SI Vault
 
The Well-Guarded Guard
George Dohrmann
November 27, 2006
It took three very tough and determined brothers to foster the talents of a young Derrick Rose and protect him from a miasma of Chicago gangs, dealers, hangers-on and, perhaps scariest of all, agents
Decrease font Decrease font
Enlarge font Enlarge font
November 27, 2006

The Well-guarded Guard

It took three very tough and determined brothers to foster the talents of a young Derrick Rose and protect him from a miasma of Chicago gangs, dealers, hangers-on and, perhaps scariest of all, agents

View CoverRead All Articles
1 2 3 4

Early on they found it fairly easy to keep people away. But "then he got to high school, and everyone started to notice him," Dwayne says. "That's when things really picked up."

There are three murals in the Farragut Academy gym. Two are of Garnett; the other depicts Ronnie Fields soaring for a dunk: RONNIE FIELDS AIR SHOW, 1992--96, it reads, and then his accomplishments are listed, including 372 dunks.

There are many theories for why Fields never made it, but the soundest one is this: His family provided him with little protection--his mother was 15 when he was born--so street agents and others took over. "They look for kids who don't have a support system, and then they come heavy," William Nelson, Fields's coach at Farragut, says of the poachers.

Imagine then the trepidation the brothers felt when some of the same people who had preyed on Fields cast their covetous gazes on Derrick after he led Simeon's freshman team to a city championship. Almost overnight the AAU team that Derrick had played on since the sixth grade took on a new look. "All of these people got put on staff, and I couldn't understand where they came from," Reggie says.

His response was to create his own AAU team and take nine of Derrick's 14 AAU teammates with him. That angered some parents and coaches the brothers had known for years, but Reggie believes it was the right move. "People were just beginning to really look at how they could make money off Derrick," he says. "If we hadn't kept those people away, he could have ended up like Ronnie Fields."

The better Derrick played, the more people pushed to get close to him. Once, Derrick's cellphone number got out, and in a 24-hour period he received nearly 40 text messages and more than 60 calls from strangers. "There was a message from this [AAU] coach from California trying to get me to play for him," Derrick recalls, "and someone from down south saying he'd help my family move so I could go to school there."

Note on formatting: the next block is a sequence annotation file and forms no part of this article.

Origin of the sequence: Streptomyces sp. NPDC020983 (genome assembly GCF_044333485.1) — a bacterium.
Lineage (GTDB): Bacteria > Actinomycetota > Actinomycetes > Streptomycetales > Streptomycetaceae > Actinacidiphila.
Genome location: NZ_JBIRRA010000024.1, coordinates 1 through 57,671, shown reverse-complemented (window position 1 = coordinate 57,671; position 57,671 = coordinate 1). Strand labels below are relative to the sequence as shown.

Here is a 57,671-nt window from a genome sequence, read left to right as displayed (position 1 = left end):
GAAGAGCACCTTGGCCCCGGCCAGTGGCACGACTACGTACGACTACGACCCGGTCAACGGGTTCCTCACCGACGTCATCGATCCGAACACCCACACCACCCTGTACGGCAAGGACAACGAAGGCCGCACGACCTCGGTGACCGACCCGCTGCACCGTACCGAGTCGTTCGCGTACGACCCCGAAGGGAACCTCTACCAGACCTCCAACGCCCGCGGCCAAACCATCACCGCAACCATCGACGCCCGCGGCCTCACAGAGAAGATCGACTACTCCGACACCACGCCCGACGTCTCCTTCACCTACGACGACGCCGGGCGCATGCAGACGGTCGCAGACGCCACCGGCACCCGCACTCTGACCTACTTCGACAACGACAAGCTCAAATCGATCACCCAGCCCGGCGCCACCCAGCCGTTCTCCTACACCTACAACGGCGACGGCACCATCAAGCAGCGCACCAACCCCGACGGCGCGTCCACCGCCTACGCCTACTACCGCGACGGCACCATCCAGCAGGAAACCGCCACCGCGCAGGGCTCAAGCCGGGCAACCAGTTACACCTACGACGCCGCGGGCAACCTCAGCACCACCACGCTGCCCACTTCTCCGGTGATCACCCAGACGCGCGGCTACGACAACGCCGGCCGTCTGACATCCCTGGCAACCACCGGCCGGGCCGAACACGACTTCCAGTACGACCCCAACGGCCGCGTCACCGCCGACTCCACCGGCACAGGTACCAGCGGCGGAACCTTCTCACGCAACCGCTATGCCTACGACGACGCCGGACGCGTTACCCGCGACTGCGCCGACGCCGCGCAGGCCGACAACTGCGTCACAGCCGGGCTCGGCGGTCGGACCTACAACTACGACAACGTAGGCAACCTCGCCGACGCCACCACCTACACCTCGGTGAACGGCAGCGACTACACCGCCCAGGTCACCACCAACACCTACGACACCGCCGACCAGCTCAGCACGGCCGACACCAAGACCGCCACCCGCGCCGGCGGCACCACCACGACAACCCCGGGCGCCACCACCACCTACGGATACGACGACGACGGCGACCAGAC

Derrick got a new number, and the brothers quickly instituted a policy: No one but family could get through to Derrick without going through Reggie. "When people asked Derrick for his number, he would just give them mine," Reggie says. "Then they'd call and I'd ask, 'So, what do you want with Derrick?'" The brothers got so good at "smothering" Derrick that agents accused them of exploiting him. "They'd say we were looking to make money off our brother," Reggie recalls. "I told them, 'No one is going to pimp Derrick. But if anybody is going to pimp him, it's going to be his family.'"

Fans of various colleges waited in front of Reggie's house, hoping for the chance to urge him to have Derrick pick their school. Big-name agents regularly called Reggie to say they were flying into Chicago and were willing to meet with him. Random men would approach Dwayne and ask him, "What kind of car does Derrick drive?" A question that was far from innocent, implying that there were people willing to give Derrick and his brothers gifts that would be anything but free.

"It's been crazy," Dwayne says, "but it's been crazy for us, not for Derrick."

Ben Wilson's death shook Chicago, and the Reverend Jesse Jackson and Mayor Harold Washington used Wilson (and the two teenagers who killed him) to show that the city had failed its children. "We have not heard their screams in the night," Washington said. He promised change, but have the screams stopped?

Continue Story
1 2 3 4